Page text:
OPINION: I’ve been a lawyer for 40 years. There is no case against Fani Willis

A veteran attorney says there is no legal basis to disqualify Fani Willis from the sweeping election interference case involving Donald Trump.  (Miguel Martinez / miguel.martinezjimenez@ajc.com

Credit: Miguel Martinez

Credit: Miguel Martinez

A veteran attorney says there is no legal basis to disqualify Fani Willis from the sweeping election interference case involving Donald Trump. (Miguel Martinez / miguel.martinezjimenez@ajc.com

A district attorney in Georgia takes an oath to prosecute those charged with crimes “impartially and without fear, favor, or affection.” The burglar who breaks into your home, the rapist who sexually assaults a woman, the dealers selling drugs on our street corners to our children, the intoxicated individual behind the wheel who kills our loved ones are all prosecuted by district attorneys and their staff.

None of them have a right to the prosecutor of their choice. The thousands of defendants who are routinely prosecuted by district attorneys do not get to dictate who is allowed to prosecute them. But you wouldn’t know that from what has been happening in District Attorney Fani Willis in Fulton County Superior Court.

I have been a lawyer for almost 40 years. I served as a prosecutor in Fulton for 11 years. In all that time, I have never seen a defendant seek or a judge hold a hearing on the private life of a prosecutor to determine if they are conflicted from trying the defendant for a crime for which they have been indicted by an independent grand jury comprised of impartial citizens residing in the county. And I doubt that any prosecutor across the country has ever seen or been a part of such a hearing.

Suzanne W. Ockleberry

Credit: Courtesy

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Credit: Courtesy

The criminal justice system is an adversarial system. District attorneys are not neutral; they are advocates for the public. A prosecutor’s No. 1 priority, the Fulton County district attorney’s No. 1 priority, is to prosecute those individuals indicted by a grand jury who commit crimes within their locale.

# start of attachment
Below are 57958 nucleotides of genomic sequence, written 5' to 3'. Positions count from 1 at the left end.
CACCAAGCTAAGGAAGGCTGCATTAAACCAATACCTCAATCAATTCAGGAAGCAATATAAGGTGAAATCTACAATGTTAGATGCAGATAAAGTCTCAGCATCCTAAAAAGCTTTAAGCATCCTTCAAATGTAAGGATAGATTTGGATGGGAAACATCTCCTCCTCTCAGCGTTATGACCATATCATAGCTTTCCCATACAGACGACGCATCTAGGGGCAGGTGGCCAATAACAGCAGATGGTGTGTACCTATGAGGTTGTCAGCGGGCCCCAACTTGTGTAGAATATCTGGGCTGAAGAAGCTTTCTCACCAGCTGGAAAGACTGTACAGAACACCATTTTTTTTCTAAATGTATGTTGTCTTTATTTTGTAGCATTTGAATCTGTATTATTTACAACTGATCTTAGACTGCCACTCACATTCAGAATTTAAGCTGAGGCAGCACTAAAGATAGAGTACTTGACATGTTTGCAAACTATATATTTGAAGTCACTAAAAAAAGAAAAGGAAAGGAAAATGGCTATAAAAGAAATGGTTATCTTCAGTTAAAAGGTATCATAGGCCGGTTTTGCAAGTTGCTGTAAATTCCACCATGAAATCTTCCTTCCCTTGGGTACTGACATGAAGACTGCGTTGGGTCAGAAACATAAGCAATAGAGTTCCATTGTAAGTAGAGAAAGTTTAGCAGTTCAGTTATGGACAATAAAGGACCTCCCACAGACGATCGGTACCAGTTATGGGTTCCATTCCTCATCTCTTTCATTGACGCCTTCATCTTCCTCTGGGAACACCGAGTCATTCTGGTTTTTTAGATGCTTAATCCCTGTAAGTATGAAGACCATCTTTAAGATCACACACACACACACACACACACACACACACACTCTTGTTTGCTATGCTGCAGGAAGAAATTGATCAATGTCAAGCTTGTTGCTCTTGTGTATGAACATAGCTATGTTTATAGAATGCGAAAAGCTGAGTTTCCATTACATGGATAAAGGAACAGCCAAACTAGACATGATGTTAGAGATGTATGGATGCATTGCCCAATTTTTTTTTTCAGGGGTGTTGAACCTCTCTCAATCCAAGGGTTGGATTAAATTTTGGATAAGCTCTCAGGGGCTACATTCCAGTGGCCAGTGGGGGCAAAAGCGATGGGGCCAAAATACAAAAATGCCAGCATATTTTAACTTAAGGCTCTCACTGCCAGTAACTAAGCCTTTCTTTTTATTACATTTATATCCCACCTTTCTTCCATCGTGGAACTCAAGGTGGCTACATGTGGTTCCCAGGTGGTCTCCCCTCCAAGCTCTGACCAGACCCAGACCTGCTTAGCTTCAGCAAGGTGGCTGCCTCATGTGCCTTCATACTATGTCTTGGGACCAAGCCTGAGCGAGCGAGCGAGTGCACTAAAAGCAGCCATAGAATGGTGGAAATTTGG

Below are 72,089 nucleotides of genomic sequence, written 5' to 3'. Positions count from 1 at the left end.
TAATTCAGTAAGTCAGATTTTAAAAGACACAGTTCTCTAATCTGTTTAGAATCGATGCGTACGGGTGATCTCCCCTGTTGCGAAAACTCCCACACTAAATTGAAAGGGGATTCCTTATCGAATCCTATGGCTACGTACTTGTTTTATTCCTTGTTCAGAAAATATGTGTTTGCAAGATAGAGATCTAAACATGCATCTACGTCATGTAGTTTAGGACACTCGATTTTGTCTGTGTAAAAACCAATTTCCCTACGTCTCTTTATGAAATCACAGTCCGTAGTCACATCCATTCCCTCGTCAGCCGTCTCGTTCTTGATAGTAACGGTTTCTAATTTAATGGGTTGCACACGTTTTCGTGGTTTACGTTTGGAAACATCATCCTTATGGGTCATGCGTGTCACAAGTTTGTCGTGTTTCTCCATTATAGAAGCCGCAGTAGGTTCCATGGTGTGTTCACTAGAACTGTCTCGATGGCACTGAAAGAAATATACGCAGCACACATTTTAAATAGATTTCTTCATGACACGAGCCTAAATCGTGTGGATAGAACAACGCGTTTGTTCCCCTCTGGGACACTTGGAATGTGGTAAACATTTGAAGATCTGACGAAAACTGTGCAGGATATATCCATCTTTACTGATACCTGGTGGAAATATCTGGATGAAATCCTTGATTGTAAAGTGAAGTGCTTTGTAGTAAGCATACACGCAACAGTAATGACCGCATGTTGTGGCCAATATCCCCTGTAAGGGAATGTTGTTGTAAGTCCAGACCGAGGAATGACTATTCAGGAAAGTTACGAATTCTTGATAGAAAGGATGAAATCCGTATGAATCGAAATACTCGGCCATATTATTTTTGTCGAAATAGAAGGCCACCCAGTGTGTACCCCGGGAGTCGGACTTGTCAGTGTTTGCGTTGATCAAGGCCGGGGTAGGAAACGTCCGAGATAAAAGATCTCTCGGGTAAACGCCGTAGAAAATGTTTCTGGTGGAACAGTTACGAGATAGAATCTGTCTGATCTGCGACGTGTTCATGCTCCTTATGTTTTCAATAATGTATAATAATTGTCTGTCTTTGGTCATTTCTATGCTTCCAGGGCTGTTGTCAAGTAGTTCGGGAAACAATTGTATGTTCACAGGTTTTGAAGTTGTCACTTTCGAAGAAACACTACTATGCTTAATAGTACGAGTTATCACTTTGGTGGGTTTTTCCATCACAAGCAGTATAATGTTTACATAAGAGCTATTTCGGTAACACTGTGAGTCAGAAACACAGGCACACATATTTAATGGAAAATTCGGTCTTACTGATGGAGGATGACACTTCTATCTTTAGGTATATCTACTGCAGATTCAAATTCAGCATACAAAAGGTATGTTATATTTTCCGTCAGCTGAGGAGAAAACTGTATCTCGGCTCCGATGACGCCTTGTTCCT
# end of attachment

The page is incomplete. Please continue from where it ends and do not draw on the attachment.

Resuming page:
The district attorney prosecutes cases on behalf of the citizens of the county from which they were elected and the indictment against the defendant is always styled as “State of Georgia v....” That is because the defendant is charged with violating the laws of our state, which are designed to protect us, our friends and family.

Because of their role as advocates, prosecutors are not subject to the same disqualification standard as judges. A judge may be disqualified based on the appearance of a conflict of interest. A district attorney in Georgia can only be disqualified in limited instances if there is an actual conflict of interest. An actual conflict of interest generally requires a personal financial stake in the outcome of the proceeding. Eighteen ethics experts, defense attorneys and former federal and state prosecutors have filed an amicus brief in the Fani Willis hearing pointing out that applicable standard under Georgia law.

So long as the prosecutor does not have a financial stake in the outcome of a trial, there is no conflict of interest. What we have been subjected to over the course of almost two months is the dissection of a prosecutor’s personal life. The hearings on the issue were worthy of a reality TV show. But no evidence that any attorney representing the citizens of the State of Georgia had a personal financial stake in the outcome of the criminal trial of any of the defendants was presented.

So the question is, why did a judge allow defendants who have been formally charged with crimes by an impartial and independent grand jury in the 2020 election interference case conduct a public circus “reality TV” hearing about the personal life of a district attorney?

It appears this is happening because of the status of the defendants. Some of the individuals charged in the 2020 election interference case are well known public figures including former President Donald Trump. But their status should not be allowed to upend the normal course of proceedings in a criminal trial.

Otherwise, the standard for prosecutors becomes that salacious allegations merit a public hearing on whether a district attorney should be disqualified: our criminal system will halt as ingenious defendants and their attorneys will use this an avenue to have the prosecution delayed and derailed and the bar to disqualify a prosecutor would become lower that what the law allows.

Allowing the status of the defendants to drive how cases are handled by the courts has the potential to do untold harm. Condoning defendants attacking prosecutors with spurious arguments not supported by Georgia law condones an attack on more than just the prosecutor: It attacks the foundations of our system of justice.

While there has been tremendous coverage and opinions on the issue by print and television media, analysts and politicians, at the end of the hearings, there was no smoke and definitely no fire warranting disqualification of the Fulton County District Attorney’s Office.

Adherence to the rule of law requires the court to move the case forward because there has not been any showing that any prosecutor has a personal financial stake in the outcome of the trial.

Suzanne W. Ockleberry is a former Fulton County Chief Assistant District Attorney and former co-chair of the Fulton County District Attorney Willis’ Integrity Transition Team.